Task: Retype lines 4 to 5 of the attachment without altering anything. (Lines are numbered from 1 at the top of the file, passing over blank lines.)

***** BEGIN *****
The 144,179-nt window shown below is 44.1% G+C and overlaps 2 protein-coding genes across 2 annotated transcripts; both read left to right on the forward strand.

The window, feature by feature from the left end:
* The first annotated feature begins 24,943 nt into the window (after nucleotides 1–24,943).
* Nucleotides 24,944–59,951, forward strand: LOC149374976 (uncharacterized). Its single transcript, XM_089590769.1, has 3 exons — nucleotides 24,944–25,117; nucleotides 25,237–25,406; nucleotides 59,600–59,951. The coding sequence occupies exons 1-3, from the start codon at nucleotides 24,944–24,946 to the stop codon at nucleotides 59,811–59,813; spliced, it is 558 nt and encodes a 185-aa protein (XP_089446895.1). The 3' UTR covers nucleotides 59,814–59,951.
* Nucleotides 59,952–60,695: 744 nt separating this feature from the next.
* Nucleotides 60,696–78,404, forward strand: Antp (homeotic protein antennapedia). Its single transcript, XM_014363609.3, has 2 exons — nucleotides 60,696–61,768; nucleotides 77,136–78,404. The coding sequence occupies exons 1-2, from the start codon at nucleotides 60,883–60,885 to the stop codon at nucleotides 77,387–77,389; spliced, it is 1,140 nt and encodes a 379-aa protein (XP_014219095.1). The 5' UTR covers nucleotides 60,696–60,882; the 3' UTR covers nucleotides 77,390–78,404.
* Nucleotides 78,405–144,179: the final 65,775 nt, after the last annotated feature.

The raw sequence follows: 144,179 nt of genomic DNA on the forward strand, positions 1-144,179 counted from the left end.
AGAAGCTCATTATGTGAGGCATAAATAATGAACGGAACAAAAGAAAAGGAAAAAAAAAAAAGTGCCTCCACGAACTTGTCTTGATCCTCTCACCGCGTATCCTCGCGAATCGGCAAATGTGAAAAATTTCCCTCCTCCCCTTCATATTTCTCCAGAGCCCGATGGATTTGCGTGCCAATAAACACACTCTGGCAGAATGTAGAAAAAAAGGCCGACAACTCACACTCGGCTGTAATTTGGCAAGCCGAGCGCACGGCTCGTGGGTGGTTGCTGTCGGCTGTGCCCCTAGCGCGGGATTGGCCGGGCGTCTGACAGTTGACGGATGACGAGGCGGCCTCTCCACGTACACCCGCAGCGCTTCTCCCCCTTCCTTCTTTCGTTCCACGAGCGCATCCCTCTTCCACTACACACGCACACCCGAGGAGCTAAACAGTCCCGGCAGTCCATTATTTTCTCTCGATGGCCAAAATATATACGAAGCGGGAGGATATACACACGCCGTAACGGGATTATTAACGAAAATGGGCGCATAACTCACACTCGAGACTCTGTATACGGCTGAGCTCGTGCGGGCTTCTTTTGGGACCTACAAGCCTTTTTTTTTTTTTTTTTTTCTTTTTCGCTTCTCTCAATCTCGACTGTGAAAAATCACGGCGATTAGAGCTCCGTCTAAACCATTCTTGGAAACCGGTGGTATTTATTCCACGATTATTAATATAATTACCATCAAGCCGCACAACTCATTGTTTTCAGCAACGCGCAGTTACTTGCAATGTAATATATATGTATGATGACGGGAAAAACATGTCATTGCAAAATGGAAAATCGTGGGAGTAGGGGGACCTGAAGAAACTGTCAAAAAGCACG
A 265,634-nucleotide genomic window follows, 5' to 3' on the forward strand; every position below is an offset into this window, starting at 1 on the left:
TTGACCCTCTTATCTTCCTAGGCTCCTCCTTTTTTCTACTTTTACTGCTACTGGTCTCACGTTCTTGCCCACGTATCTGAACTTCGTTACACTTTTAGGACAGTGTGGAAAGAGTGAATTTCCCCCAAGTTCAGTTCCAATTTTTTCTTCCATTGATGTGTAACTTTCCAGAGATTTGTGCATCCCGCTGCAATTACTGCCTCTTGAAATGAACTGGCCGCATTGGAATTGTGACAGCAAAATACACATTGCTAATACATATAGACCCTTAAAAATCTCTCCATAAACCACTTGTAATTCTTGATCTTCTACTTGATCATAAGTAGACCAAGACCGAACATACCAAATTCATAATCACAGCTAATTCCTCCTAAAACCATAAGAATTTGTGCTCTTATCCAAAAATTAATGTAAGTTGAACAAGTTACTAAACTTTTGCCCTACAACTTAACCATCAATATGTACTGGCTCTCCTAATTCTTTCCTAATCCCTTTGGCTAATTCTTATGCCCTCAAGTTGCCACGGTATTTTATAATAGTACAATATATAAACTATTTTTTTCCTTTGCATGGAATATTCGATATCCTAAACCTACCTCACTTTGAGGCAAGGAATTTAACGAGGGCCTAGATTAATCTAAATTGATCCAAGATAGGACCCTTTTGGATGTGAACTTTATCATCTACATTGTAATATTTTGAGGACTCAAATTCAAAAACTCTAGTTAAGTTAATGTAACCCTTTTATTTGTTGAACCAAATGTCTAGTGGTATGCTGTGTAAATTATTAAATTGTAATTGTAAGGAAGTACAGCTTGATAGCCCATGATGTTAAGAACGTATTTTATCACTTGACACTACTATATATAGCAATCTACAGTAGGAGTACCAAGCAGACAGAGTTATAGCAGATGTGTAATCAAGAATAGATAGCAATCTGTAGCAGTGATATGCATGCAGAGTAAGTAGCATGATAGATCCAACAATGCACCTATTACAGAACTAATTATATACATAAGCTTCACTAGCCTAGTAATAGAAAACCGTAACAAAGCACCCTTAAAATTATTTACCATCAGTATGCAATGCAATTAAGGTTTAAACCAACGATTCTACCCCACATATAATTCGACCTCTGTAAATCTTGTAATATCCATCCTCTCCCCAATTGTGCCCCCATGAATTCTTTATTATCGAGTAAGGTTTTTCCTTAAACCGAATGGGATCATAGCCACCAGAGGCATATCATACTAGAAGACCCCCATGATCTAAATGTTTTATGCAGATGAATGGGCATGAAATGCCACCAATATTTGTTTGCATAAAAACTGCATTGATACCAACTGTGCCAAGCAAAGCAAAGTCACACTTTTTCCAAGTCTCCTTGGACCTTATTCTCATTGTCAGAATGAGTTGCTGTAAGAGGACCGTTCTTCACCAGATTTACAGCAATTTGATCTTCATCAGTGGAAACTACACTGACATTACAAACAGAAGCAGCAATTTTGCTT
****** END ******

* Nucleotides 24,944–59,951, forward strand: LOC149374976 (uncharacterized). Its single transcript, XM_089590769.1, has 3 exons — nucleotides 24,944–25,117; nucleotides 25,237–25,406; nucleotides 59,600–59,951. The coding sequence occupies exons 1-3, from the start codon at nucleotides 24,944–24,946 to the stop codon at nucleotides 59,811–59,813; spliced, it is 558 nt and encodes a 185-aa protein (XP_089446895.1). The 3' UTR covers nucleotides 59,814–59,951.
* Nucleotides 59,952–60,695: 744 nt separating this feature from the next.